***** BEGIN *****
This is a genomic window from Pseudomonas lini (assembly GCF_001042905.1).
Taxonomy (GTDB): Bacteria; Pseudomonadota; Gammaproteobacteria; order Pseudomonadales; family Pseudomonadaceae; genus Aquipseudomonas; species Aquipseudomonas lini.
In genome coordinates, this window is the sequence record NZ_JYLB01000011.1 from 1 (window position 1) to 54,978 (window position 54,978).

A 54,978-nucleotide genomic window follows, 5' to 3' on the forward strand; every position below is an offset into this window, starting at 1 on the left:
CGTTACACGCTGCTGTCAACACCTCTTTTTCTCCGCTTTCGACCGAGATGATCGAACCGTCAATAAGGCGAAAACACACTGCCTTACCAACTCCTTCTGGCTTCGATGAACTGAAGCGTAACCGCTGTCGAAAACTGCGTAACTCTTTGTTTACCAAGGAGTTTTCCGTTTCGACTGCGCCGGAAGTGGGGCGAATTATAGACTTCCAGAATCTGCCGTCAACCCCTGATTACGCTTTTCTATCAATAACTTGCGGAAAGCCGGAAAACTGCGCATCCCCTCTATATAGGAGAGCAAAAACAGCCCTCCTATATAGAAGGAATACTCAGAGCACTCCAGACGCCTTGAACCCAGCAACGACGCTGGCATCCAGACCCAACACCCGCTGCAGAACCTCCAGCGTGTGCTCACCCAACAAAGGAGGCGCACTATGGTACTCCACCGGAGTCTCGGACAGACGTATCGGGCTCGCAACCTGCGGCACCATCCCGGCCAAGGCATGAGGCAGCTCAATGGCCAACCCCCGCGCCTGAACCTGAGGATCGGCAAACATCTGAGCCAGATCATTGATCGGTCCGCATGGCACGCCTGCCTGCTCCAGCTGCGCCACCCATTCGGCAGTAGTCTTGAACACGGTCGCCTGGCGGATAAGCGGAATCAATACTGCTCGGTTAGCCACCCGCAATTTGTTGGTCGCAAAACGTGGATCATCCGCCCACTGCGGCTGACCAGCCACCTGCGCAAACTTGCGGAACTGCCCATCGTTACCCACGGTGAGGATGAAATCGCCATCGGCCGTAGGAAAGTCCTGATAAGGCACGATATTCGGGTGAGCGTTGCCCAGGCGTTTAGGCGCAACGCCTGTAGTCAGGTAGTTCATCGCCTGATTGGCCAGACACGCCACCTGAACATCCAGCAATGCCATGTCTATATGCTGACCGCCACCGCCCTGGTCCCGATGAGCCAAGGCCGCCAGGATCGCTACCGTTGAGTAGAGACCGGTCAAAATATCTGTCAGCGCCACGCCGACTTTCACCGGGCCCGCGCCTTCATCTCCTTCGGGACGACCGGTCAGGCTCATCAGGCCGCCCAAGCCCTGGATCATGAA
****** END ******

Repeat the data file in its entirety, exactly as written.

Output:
This is a genomic window from Pseudomonas lini (assembly GCF_001042905.1).
Taxonomy (GTDB): Bacteria; Pseudomonadota; Gammaproteobacteria; order Pseudomonadales; family Pseudomonadaceae; genus Aquipseudomonas; species Aquipseudomonas lini.
In genome coordinates, this window is the sequence record NZ_JYLB01000011.1 from 1 (window position 1) to 54,978 (window position 54,978).

A 54,978-nucleotide genomic window follows, 5' to 3' on the forward strand; every position below is an offset into this window, starting at 1 on the left:
CGTTACACGCTGCTGTCAACACCTCTTTTTCTCCGCTTTCGACCGAGATGATCGAACCGTCAATAAGGCGAAAACACACTGCCTTACCAACTCCTTCTGGCTTCGATGAACTGAAGCGTAACCGCTGTCGAAAACTGCGTAACTCTTTGTTTACCAAGGAGTTTTCCGTTTCGACTGCGCCGGAAGTGGGGCGAATTATAGACTTCCAGAATCTGCCGTCAACCCCTGATTACGCTTTTCTATCAATAACTTGCGGAAAGCCGGAAAACTGCGCATCCCCTCTATATAGGAGAGCAAAAACAGCCCTCCTATATAGAAGGAATACTCAGAGCACTCCAGACGCCTTGAACCCAGCAACGACGCTGGCATCCAGACCCAACACCCGCTGCAGAACCTCCAGCGTGTGCTCACCCAACAAAGGAGGCGCACTATGGTACTCCACCGGAGTCTCGGACAGACGTATCGGGCTCGCAACCTGCGGCACCATCCCGGCCAAGGCATGAGGCAGCTCAATGGCCAACCCCCGCGCCTGAACCTGAGGATCGGCAAACATCTGAGCCAGATCATTGATCGGTCCGCATGGCACGCCTGCCTGCTCCAGCTGCGCCACCCATTCGGCAGTAGTCTTGAACACGGTCGCCTGGCGGATAAGCGGAATCAATACTGCTCGGTTAGCCACCCGCAATTTGTTGGTCGCAAAACGTGGATCATCCGCCCACTGCGGCTGACCAGCCACCTGCGCAAACTTGCGGAACTGCCCATCGTTACCCACGGTGAGGATGAAATCGCCATCGGCCGTAGGAAAGTCCTGATAAGGCACGATATTCGGGTGAGCGTTGCCCAGGCGTTTAGGCGCAACGCCTGTAGTCAGGTAGTTCATCGCCTGATTGGCCAGACACGCCACCTGAACATCCAGCAATGCCATGTCTATATGCTGACCGCCACCGCCCTGGTCCCGATGAGCCAAGGCCGCCAGGATCGCTACCGTTGAGTAGAGACCGGTCAAAATATCTGTCAGCGCCACGCCGACTTTCACCGGGCCCGCGCCTTCATCTCCTTCGGGACGACCGGTCAGGCTCATCAGGCCGCCCAAGCCCTGGATCATGAA